Comparisons have been made, quite understandably, with seminal Japense action movie Battle Royale, which pitted a band of unruly school kids in a brutal fight to the death. There is undeniably a dash of that in the mix, but while Battle Royale was based around punishing tearaway youths, The Hunger Games has very different subtext going on and operates in a very different universe. Battle Royale was a graphic and violent action movie aimed primarily at young adults. The Hunger Games is far more in the futuristic fantasy mould where the focus isn’t on the graphic nature of the kids’ deaths, but on the shocking spectacle surrounding it. The grotesque nature of reality TV is at the forefront of events in The Hunger Games as while the ‘tributes’ are technically there as punishment for the failed uprising, they are also there to provide a distraction and an outlet for the beleaguered folks back home in the districts and provide titillating entertainment for the masses in the capitol. Yet again this brings into sharp contrast the great divide between the decadent and carefree lifestyles of those in the Capital and the grim drudgery of those in the districts. The masses kept under the totalitarian boot of control, left to live in squalor, so that the few can live in luxury. The existence of class warfare and widespread media control are classics dystopian Sci-fi themes and The Hunger Games uses them to great effect.
It’s no secret that the producers of the movie were very cautious to ensure they achieved a 12a certificate in the UK. Despite the weighty subject matter, it is at heart a booked aimed at young teenagers and the studio no doubt was very wary that this would be their target audience. As such director Gary Ross adopted extensive use of the ‘shaky-cam’ method to hide many of the bloodier and violent moments and deftly cuts away at just the right moment in others. The severity of the situation Katniss finds herself in is never dumbed down or taken for granted and the director does well to make a film which is suitable for children to watch but at the same time is about kids being forced to kill other kids for entertainment.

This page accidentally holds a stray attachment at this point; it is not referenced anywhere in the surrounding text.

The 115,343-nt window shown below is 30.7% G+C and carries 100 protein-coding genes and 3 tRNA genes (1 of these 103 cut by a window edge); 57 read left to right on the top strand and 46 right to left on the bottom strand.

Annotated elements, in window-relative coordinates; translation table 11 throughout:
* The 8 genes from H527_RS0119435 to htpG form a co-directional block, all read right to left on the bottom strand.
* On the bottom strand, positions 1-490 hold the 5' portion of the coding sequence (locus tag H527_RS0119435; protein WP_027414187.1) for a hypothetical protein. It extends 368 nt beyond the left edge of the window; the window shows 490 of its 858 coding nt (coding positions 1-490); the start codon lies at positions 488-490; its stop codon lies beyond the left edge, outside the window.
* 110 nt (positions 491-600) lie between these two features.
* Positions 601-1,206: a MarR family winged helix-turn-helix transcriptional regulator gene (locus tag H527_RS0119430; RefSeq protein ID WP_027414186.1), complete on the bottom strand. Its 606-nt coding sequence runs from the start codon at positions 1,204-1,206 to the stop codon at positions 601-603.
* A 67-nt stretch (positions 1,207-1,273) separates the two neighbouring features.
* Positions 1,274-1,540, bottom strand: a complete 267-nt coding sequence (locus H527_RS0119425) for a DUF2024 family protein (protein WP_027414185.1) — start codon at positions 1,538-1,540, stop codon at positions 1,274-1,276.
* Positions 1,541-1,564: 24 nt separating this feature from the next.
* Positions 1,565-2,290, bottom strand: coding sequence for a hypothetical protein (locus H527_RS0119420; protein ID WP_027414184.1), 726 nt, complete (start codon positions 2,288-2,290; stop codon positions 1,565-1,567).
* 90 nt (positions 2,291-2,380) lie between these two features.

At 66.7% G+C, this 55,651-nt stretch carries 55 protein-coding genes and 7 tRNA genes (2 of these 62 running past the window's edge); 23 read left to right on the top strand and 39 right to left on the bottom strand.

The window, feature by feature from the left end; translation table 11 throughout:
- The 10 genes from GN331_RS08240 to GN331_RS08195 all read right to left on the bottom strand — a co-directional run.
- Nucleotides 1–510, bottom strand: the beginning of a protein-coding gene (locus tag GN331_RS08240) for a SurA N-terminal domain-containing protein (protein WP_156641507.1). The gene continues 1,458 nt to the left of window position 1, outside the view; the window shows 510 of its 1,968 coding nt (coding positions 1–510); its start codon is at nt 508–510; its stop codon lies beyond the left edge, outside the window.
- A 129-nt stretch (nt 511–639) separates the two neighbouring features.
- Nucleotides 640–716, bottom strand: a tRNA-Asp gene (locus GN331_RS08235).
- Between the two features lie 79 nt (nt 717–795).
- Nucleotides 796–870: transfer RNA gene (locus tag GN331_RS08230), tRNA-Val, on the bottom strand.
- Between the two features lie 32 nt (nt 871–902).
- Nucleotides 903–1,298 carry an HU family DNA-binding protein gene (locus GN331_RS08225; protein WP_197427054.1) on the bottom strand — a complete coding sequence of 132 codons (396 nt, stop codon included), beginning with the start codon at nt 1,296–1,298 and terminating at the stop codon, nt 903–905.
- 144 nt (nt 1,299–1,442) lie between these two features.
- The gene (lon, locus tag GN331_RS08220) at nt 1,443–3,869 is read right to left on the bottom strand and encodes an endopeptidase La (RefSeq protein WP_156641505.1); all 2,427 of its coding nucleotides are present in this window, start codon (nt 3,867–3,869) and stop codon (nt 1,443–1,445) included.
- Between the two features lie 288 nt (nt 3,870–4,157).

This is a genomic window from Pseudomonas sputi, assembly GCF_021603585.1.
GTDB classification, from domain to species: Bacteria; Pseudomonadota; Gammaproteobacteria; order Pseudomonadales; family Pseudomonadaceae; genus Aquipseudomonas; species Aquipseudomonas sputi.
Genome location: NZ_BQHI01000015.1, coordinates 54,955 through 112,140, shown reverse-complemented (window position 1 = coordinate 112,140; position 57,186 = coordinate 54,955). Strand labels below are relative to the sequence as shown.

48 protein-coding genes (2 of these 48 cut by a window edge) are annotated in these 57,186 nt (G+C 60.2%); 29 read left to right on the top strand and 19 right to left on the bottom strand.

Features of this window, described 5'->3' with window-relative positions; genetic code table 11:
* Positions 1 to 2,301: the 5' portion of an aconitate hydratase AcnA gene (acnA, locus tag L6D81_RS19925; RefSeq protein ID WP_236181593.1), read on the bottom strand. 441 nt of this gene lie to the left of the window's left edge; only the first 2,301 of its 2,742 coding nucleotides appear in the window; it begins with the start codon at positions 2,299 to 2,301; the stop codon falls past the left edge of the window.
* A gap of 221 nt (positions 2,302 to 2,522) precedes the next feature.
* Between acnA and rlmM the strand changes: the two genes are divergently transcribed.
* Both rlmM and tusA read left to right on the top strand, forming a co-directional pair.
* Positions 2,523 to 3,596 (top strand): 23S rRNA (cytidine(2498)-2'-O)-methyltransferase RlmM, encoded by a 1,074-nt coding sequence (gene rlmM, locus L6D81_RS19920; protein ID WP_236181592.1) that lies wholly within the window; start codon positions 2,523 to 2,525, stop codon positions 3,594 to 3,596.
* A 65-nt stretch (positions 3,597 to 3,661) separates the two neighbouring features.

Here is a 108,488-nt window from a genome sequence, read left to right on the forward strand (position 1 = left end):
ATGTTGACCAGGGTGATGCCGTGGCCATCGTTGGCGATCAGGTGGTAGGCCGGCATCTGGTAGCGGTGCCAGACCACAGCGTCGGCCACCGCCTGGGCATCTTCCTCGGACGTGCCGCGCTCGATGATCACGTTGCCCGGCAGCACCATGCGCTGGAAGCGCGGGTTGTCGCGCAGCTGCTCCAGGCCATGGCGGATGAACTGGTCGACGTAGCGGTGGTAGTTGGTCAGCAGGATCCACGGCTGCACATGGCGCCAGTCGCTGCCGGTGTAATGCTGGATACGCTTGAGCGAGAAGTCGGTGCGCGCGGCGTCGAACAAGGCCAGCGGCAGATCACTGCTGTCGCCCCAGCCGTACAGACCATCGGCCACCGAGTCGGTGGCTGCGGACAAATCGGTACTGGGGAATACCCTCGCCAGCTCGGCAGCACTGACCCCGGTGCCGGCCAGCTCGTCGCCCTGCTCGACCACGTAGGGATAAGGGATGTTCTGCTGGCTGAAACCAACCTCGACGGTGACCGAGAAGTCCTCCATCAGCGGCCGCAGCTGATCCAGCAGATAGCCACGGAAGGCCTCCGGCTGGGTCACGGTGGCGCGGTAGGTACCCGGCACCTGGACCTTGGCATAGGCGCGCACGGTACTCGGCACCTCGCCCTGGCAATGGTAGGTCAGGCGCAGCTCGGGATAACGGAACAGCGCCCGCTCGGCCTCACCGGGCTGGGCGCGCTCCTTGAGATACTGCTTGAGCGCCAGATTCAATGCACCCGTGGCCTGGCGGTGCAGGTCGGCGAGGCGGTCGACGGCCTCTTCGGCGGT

Jennifer Lawrence puts in a great performance as Katniss, convincing physically as a skilled archer and hunter and emotionally in some of the more intense moments as well. She conveys Katniss’ age beyond her years superbly and shows steely determination in the face of overwhelmingly desperate conditions. Lawrence is the focal point of the entire movie but she is ably assisted with some stand out supporting roles from the likes of Stanley Tucci as a cheesy, preened and pampered TV presenter, Elizabth Banks as the tactless and tasteless escort and Woody Harrelson as the drunken former Games winner turned mentor. The young cast all put in strong performances too and luckily they have a fairly cheese-free script to work from. Other teen movies can often fall into the cliché-ridden trap of overly earnest and teenage angst ridden dialogue, but The Hunger Games manages to stay largely safely away.
There are already plans in motion for the next in the book series, Caching Fire to be made possibly as soon as 2013. Obviously being fairly uneducated in terms of the source material I don’t know what direction the next instalment takes, fingers crossed they maintain the winning formula, keep the hard-hitting action and social commentary and resist the urge to lurch too far into teen-romance territory. Obviously there is the love triangle aspect bubbling under the surface, but hopefully that is just one element of the plot and not its core driving force as in the Twilight saga.
The Hunger Games was an entertaining and well-made movie which was equal parts drama, action and science fiction. It doesn’t shy away from showing the darker elements of the novel’s story and feels suitably stark and brutal when required. It’s tackling an interesting and relevant subject matter and doing so in a manner accessible to both children and adults. For this it deserves great credit indeed.
Directed by: Gary Ross
Written by: Gary Ross, Suzanne Collins, Billy Ray
Starring: Jennifer Lawrence, Josh Hutcherson, Liam Hemsworth, Woody Harrelson, Elizabeth Banks, Lenny Kravitz, Stanley Tucci, Donald Sutherland
Released: 2012 / Genre: Sci-fi/Action/Drama / Country: USA / IMDB